“We learned that it burns cleaner which helps your engines last longer and incur less maintenance cost,” says Tom Hopkins, distribution and fleet manager for Wright & Filippis. “We also wanted to extend the longevity of our vehicles. With propane there’s less carbon buildup in the fuel and it burns at a higher BTU. We used to do an oil change once every three months, and now we go once every five to six months. That has driven cost out of the maintenance of our fleet as well.”

Hopkins estimates his company saved $27,000 on the nine service vehicles it converted the first year of deployment. The company installed an onsite refueling system to service these vehicles. By letting the drivers refuel at a central on-site location rather than going to a service station, they save road time. He adds that the price of propane has remained fairly stable compared to diesel.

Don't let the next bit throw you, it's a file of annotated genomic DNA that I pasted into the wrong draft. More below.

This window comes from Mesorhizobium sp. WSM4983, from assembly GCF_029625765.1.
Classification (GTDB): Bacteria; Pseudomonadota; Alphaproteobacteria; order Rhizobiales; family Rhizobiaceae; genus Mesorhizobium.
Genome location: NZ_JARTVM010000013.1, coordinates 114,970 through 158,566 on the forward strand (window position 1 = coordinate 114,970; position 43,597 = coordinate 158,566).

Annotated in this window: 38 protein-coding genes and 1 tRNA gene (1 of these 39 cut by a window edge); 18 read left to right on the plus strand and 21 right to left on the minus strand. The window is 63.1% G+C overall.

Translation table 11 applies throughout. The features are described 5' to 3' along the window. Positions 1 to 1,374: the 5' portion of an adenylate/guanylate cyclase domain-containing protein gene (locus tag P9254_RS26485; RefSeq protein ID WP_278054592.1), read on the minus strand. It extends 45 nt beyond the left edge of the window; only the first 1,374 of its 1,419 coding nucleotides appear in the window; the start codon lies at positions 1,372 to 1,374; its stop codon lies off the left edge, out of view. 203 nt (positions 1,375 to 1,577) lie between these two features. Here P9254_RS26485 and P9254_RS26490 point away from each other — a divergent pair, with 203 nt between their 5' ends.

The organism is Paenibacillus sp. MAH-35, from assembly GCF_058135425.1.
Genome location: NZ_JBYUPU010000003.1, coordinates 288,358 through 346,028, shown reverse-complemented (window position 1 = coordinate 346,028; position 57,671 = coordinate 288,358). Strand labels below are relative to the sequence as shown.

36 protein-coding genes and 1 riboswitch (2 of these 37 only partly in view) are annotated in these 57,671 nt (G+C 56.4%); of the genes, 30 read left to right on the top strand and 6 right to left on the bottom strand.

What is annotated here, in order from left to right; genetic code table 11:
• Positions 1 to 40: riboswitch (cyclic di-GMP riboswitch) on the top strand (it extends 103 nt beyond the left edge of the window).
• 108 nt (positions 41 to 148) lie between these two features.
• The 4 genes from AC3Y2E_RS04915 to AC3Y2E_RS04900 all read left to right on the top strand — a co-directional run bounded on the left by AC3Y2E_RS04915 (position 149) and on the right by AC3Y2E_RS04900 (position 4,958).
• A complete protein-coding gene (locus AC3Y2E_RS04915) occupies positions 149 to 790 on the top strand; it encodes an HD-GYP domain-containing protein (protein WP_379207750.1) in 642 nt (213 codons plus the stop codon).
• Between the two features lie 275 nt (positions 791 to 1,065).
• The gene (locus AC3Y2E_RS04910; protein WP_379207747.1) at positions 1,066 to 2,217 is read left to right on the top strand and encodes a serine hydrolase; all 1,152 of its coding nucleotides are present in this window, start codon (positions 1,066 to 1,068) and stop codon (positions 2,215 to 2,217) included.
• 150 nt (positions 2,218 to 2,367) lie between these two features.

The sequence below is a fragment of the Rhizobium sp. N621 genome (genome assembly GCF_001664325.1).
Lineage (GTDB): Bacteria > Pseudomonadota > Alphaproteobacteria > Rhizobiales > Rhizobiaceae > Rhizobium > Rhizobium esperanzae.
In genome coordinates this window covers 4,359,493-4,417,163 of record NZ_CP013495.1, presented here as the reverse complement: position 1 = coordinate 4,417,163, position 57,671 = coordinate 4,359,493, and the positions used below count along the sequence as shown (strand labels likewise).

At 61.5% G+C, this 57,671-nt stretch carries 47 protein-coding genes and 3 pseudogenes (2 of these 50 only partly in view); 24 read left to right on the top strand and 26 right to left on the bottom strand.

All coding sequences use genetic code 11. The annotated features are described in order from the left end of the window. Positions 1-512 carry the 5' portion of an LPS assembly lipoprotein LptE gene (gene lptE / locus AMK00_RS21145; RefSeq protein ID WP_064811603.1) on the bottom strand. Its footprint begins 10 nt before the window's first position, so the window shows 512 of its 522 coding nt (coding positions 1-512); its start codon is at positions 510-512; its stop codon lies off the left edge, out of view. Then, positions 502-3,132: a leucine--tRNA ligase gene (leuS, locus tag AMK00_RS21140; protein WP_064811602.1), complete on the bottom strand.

“When fuel costs around the country spiked to $4 a gallon, propane did not spike as much,” he says. “Here in Michigan traditional gas has risen 25 cents in the course of a day and from the time we first started with propane the low price and high price has been within 10 cents. You can count on your fuel costs that way and plan your fuel budget.”

Lift Truck Efficiencies

On the lift truck side of the discussion, efficiency is as much a matter of how the vehicle is designed and maintained as how it’s powered, according to Susan Comfort, of the Raymond Corporation.